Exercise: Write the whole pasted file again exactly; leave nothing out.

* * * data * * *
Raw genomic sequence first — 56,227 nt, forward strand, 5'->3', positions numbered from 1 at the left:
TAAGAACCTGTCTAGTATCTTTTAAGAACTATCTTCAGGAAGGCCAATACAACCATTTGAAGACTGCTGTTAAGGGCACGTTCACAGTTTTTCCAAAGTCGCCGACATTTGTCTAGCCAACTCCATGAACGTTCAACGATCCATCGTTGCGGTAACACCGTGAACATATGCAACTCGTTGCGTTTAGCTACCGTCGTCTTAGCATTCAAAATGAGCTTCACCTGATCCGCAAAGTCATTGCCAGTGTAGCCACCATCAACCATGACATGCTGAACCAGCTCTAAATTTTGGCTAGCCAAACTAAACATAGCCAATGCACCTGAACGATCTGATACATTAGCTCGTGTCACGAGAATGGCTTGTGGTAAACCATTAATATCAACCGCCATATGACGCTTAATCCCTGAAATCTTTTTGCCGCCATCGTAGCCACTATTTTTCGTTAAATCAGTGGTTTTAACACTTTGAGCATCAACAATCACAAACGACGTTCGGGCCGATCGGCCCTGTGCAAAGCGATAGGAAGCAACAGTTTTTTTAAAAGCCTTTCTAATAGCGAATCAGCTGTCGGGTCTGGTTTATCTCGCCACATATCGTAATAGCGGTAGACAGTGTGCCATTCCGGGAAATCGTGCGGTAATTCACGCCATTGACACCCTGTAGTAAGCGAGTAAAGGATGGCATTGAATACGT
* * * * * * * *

Raw genomic sequence first — 56,227 nt, forward strand, 5'->3', positions numbered from 1 at the left:
TAAGAACCTGTCTAGTATCTTTTAAGAACTATCTTCAGGAAGGCCAATACAACCATTTGAAGACTGCTGTTAAGGGCACGTTCACAGTTTTTCCAAAGTCGCCGACATTTGTCTAGCCAACTCCATGAACGTTCAACGATCCATCGTTGCGGTAACACCGTGAACATATGCAACTCGTTGCGTTTAGCTACCGTCGTCTTAGCATTCAAAATGAGCTTCACCTGATCCGCAAAGTCATTGCCAGTGTAGCCACCATCAACCATGACATGCTGAACCAGCTCTAAATTTTGGCTAGCCAAACTAAACATAGCCAATGCACCTGAACGATCTGATACATTAGCTCGTGTCACGAGAATGGCTTGTGGTAAACCATTAATATCAACCGCCATATGACGCTTAATCCCTGAAATCTTTTTGCCGCCATCGTAGCCACTATTTTTCGTTAAATCAGTGGTTTTAACACTTTGAGCATCAACAATCACAAACGACGTTCGGGCCGATCGGCCCTGTGCAAAGCGATAGGAAGCAACAGTTTTTTTAAAAGCCTTTCTAATAGCGAATCAGCTGTCGGGTCTGGTTTATCTCGCCACATATCGTAATAGCGGTAGACAGTGTGCCATTCCGGGAAATCGTGCGGTAATTCACGCCATTGACACCCTGTAGTAAGCGAGTAAAGGATGGCATTGAATACGT